Dr. David Prince was recently interviewed by Trillia Newbell on her blog. She’s starting a series of posts each Wednesday in which she is interviewing pastors who are “pursuing diversity”. Newbell’s questions are very good and cover the range of practical to personal. For example, she asks
How have you sought to build diversity within your congregation?
Our pastors preach with an awareness of the racial and ethnic diversity on display in Biblical redemptive history with an awareness that the entire human race was made in the image of God and share a common descent as the fallen children of Adam (Gen 1:27, 3:17, Acts 17:26, 1 Cor 15:22). I fear that many White evangelicals preach the biblical text as if it tells a White Western story. Our pastors emphasize that the glory of the Gospel is eschatologically on display in the multiethnic triumph of the church of Jesus Christ and that reality should shape our approach to ministry now. We stress that in a Christian worldview racial diversity is not something to be merely tolerated; it is something to be celebrated. Our church attempts to be intentionally multiethnic. We reject the notion that Christian ought to be colorblind. We want then to see diversity of color and celebrate it. Our differences are now seen in Christ and are markers of God’s expansive providential grace. The Gospel does not erase our cultural, racial, and ethnic distinctions, but rather reinterprets every aspect of our story in light of the Gospel story (Rev 21:24)
Apart from the preaching and teaching ministry we hired a full-time staff missionary to international students in the Lexington Metro area. With 65,000 college students in the Lexington Metro area the nations are literally coming to us. We developed a plan that we of reverse missions in which we reach international students while they are at university, disciple them, and send them back to their country as Christian missionaries. We consistently have 10 to 12 different ethnic groups represented in corporate worship at Ashland. We have baptized people from eight different ethnic backgrounds over the last few years. We have an annual International Thanksgiving dinner that has about 400 people attend and about 35 nations represented at the event. We have gained a reputation for ministering to internationals. So much so, that one day a representative of the University of Kentucky called the church and said, “We hear that Ashland likes to serve internationals and we have a student asking questions about Christianity. If we send the student over can you tell them about Jesus?”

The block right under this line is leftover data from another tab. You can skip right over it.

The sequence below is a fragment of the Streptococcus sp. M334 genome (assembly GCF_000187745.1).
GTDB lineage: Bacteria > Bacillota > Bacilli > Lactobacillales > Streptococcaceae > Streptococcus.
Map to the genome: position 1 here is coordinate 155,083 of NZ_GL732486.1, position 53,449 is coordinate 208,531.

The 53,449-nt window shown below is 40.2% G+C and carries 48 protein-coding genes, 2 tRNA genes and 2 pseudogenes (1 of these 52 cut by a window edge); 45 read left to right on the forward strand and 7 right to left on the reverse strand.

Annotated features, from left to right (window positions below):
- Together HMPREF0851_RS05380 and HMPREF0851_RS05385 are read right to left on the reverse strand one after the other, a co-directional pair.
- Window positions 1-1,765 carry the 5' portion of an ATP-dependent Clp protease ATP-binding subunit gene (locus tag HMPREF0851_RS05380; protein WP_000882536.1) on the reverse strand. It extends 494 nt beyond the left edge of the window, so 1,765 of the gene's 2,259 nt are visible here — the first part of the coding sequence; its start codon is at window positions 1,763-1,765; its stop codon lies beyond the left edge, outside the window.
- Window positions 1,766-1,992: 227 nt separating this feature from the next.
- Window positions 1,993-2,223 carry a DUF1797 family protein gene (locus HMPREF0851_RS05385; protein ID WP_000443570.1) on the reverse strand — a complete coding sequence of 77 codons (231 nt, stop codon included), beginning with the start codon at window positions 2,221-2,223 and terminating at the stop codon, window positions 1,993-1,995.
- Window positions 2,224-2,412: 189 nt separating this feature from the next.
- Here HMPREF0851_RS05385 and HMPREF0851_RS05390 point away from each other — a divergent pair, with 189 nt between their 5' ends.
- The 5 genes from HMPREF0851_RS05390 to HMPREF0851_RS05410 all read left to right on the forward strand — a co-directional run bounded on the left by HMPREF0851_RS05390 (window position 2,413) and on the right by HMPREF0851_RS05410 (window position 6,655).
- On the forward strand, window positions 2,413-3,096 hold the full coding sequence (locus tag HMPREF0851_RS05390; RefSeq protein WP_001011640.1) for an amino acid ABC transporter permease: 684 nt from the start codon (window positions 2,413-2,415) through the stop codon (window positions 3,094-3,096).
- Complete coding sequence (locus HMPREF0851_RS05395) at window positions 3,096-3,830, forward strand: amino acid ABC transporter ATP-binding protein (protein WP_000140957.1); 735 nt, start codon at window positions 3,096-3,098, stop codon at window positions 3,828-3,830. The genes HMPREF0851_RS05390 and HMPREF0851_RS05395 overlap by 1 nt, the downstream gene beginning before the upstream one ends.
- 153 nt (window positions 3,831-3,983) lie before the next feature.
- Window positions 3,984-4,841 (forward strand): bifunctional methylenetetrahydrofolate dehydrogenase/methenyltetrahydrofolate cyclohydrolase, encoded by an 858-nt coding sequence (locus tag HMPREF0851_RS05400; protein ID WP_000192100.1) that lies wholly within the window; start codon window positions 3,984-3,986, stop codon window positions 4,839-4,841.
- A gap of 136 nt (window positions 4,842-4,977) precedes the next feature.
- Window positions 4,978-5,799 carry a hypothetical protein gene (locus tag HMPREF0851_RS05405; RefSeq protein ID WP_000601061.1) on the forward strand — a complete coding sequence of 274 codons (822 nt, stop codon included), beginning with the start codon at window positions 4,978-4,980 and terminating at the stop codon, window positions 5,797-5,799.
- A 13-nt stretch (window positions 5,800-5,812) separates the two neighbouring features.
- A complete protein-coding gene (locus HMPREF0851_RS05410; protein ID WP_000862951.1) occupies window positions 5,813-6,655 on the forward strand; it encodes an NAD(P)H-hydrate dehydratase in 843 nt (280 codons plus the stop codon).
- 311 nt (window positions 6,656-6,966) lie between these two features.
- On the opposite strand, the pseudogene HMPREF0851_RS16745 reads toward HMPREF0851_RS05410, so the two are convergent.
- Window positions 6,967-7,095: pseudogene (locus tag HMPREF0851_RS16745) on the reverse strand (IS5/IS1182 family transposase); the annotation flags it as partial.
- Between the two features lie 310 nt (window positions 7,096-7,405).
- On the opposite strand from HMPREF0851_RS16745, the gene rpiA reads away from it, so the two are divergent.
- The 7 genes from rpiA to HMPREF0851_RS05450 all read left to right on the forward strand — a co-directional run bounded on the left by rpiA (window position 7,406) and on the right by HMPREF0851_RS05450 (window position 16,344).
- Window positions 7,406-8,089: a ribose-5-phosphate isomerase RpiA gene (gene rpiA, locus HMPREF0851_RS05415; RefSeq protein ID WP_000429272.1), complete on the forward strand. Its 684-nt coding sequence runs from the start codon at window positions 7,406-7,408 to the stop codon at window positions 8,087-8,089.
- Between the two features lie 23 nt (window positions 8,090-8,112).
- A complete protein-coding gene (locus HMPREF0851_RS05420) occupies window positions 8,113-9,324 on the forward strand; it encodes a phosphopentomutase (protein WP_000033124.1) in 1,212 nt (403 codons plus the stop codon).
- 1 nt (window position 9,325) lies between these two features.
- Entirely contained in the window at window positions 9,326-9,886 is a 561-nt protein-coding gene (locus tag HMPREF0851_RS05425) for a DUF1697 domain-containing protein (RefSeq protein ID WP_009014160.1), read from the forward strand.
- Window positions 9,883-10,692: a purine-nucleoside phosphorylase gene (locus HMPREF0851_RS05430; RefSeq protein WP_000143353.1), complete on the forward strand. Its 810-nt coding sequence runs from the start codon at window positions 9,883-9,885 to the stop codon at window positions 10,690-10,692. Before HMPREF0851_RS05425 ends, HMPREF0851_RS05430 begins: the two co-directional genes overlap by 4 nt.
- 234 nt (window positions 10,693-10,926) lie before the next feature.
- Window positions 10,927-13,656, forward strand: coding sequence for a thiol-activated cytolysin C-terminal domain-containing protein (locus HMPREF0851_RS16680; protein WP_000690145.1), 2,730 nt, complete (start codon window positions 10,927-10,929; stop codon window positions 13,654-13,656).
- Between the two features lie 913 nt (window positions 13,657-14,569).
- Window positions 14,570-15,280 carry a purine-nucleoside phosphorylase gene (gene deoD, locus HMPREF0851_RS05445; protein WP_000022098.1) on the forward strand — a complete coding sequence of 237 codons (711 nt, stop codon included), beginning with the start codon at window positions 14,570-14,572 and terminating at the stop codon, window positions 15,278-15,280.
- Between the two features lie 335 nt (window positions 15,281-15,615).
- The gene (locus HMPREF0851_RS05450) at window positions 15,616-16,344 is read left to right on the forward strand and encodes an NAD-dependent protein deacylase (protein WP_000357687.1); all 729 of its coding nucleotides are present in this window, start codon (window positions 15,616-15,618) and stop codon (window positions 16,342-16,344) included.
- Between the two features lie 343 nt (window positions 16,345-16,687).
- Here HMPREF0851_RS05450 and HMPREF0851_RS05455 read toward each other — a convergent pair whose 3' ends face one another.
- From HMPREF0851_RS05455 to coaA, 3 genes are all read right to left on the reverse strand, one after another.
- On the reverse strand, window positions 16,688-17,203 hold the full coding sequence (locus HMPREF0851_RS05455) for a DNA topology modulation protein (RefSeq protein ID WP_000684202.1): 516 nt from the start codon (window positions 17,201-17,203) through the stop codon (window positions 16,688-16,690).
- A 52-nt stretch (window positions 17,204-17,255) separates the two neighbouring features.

We also have a strong emphasis on reflecting the Gospel through an adoption culture where the entire church is involved in the rescue and care of orphans. The result has been the adoption of children from all over the world and many families at Ashland who are gloriously transracial. Our adoption culture strengthens our church in many ways but one of the most profound ways is strengthening our theological commitment to the biblical Gospel. “Red, yellow, black, and white, they are precious in His sight” is visibly displayed each Lord’s day at Ashland as families gather for worship.
To read the whole interview, click here.